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Grand Challenges of Robotics

Last Update: 2020-08-13

And I started asking, “What are the important problems of your field?” And after a week or so, “What important problems are you working on?” And after some more time, I came in one day and said, “If what you are doing is not important, and if you don’t think it is going to lead to something important, why are you (at Bell Labs) working on it?” I wasn’t welcomed after that; I had to find somebody else to eat with! — Richard Hamming, You and your research

What grand challenges do we need to solve to push robotics (and AI) forward? When I thought hard about this question, I realized that I didn’t have a good answer. I’m actually not sure why I never asked myself this question before. Perhaps I’d converged to the “stationary distribution” of traversing only “relevant” research questions. Or maybe it’s a function of the sheer diversity in the different fields of inquiry that robotics supports. This coupled with the fast pace of the field makes it hard to identify key challenges and track progress. Nonetheless, I believe this is an important question to reflect on, not just for personal gratification, but more importantly, to understand how research contributions in one field can ripple across the space of research and affect questions in another field.

I expect this to be a living (and evolving) document as I distill information to reach a clearer understanding. For now, I’m bootstrapping most of the content from [1] and also using the paper as a scaffolding for organization. However, I expect the structure and content of this post to evolve as I read, synthesize, and figure out potentially better ways to organize the information.

While providing links to references + further reading, I’ve made the conscious decision of linking to sources with a high “fan-out”, to enable an easy launching point to read about further research.

I’d appreciate suggestions on content to add, general feedback, and comments!

Table of Contents

AI for Robotics

Biohybrid and bioinspired robots

Brain-computer interfaces

Robot Swarms

Navigation and Exploration

New materials and fabrication schemes

Power and energy

Medical robotics

Social interaction

Ethics and security

General References

[a] AI for Robotics

Goal: learning how to learn, combining advanced pattern recognition and model-based reasoning, and developing intelligence with common sense.


References + Readings

[a1] To Build Truly Intelligent Machines, Teach Them Cause and Effect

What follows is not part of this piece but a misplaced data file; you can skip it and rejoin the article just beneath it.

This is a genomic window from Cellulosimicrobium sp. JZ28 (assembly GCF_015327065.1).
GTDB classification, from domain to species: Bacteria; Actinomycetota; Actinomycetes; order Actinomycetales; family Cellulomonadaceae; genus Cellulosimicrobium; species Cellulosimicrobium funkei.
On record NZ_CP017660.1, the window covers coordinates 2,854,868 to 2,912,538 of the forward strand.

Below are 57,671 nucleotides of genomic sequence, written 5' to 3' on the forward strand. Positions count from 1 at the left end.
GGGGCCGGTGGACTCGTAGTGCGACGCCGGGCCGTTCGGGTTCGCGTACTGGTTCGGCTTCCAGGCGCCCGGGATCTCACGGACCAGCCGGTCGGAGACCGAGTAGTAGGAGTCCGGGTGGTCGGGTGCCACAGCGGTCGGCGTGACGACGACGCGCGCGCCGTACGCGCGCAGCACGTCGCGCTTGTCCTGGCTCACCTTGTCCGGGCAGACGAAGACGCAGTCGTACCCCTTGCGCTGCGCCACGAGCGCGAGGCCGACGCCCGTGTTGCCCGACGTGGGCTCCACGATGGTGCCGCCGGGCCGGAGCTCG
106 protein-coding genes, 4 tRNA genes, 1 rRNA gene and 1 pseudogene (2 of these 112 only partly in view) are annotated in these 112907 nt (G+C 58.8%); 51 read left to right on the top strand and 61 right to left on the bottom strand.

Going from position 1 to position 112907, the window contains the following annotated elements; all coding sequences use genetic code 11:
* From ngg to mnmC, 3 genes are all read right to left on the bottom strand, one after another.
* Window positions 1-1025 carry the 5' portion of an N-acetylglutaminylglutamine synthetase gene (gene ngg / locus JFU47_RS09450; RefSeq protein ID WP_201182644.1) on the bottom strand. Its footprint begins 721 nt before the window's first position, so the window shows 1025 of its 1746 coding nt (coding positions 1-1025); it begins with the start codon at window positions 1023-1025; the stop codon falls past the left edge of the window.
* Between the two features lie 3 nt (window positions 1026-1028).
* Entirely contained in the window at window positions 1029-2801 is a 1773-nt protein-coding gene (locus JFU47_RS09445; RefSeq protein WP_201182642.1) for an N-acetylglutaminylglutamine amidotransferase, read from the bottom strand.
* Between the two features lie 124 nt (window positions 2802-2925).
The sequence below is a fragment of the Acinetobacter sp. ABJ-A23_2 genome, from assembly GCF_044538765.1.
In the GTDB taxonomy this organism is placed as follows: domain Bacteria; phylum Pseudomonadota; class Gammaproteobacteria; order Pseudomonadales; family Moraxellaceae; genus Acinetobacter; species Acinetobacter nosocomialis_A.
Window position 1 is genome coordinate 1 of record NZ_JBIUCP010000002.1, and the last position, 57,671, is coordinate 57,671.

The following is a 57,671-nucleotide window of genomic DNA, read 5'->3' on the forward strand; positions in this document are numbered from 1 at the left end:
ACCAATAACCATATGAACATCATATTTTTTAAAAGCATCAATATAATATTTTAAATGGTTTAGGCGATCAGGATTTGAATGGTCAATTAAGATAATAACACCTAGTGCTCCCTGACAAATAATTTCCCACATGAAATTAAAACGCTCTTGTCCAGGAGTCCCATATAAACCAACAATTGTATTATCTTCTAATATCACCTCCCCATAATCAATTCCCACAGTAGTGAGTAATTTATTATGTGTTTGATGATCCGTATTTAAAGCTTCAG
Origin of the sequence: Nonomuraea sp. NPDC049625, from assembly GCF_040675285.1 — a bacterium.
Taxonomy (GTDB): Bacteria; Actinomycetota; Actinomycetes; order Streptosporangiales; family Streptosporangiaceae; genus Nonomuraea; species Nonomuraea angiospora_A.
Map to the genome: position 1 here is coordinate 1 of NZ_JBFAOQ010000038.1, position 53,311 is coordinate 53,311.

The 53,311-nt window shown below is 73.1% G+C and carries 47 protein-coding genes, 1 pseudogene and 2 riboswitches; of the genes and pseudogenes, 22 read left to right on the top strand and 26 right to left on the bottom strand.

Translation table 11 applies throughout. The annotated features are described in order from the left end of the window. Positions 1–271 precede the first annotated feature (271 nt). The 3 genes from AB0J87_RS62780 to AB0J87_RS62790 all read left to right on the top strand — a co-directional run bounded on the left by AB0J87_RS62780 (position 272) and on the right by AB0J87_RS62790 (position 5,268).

[a2] The Book of Why

[a3] Meta-Learning: Learning to Learn Fast

[b] Biohybrid and bioinspired robots

Goal: to translate fundamental biological principles into engineering design rules or integrate living components into synthetic structures to create robots that perform like natural systems.


References + Readings

[b1] Wyss Institute

[b2] Shadow Hand

[c] Brain-computer interfaces

Goal: the seamless control of peripheral neuroprostheses, functional electric stimulation devices, and exoskeletons.


The future:

References + Readings

[c1] Neuralink

[c2] CTRL Labs

[c3] OpenBCI

[d] Robot swarms

Goal: to allow simpler, less expensive, modular units to be reconfigured into a team depending on the task that needs to be performed while being as effective as a larger, task-specific, monolithic robot.


[e] Navigation and exploration

Goal: to navigate an explore extreme environments that are not only unmapped but also poorly understood, with abilities to adapt, to learn, and to recover and handle failures.


The future:

References + Readings

[e1] Probabilistic Robotics

[e2] DARPA SubT Challenge (Tunnels + Mines)

[e3] CMU RadPiper (1), (2) (Nuclear Decommissioning)

[e4] robosub (Underwater Robotics)

[e5] NASA JPL/Caltech (Space Robotics)

[f] New materials and fabrication schemes

Goal: to develop a new generation of robots that are multifunctional, power-efficient, compliant, and autonomous in ways akin to biological organisms.

Examples include artificial muscles, compliant materials for soft robotics, and emerging advanced manufacturing and assembly strategies.


The future:

References + Readings

[f1] There’s Plenty of Room at the Bottom

[f2] Multiphoton Lithography

[f3] Stuff Matters (I’ve written a short review of the book here!)

[g] Power and energy

Goal: create new power sources, battery technologies, and energy-harvesting schemes for the long-lasting operation of mobile robots.


The future:

References + Readings

[g1] The complete guide to the battery revolution, Quartz Magazine

[h] Medical robotics

Goal: increasing levels of autonomy but with due consideration of legal, ethical, and technical challenges, as well as micro-robotics tackling real demands in medicine.


The future:

References + Readings

[h1] Intuitive Surgical

[i] Social interaction

Goal: to understand human social dynamics and moral norms and that can be truly integrated with our social life showing empathy and natural social behaviors.


The future:

References + Readings

[i1] HARP Lab, CMU

[i2] InterACT Lab, UC Berkeley

[j] Ethics and security

Goal: to foster responsible innovation in robotics.


References + Readings

[j1] AI Safety Needs Social Scientists

[j2] Concrete Problems in AI Safety

[j3] Future of Humanity Institute

[j4] Center for Human Compatible AI

[j5] Future of Life Institute

[j6] Humans Need Not Apply

General References

[1] The Grand Challenges of Robotics, Yang et al.

[2] robonation

Written August 9, 2020. Send feedback to @bhaprayan.

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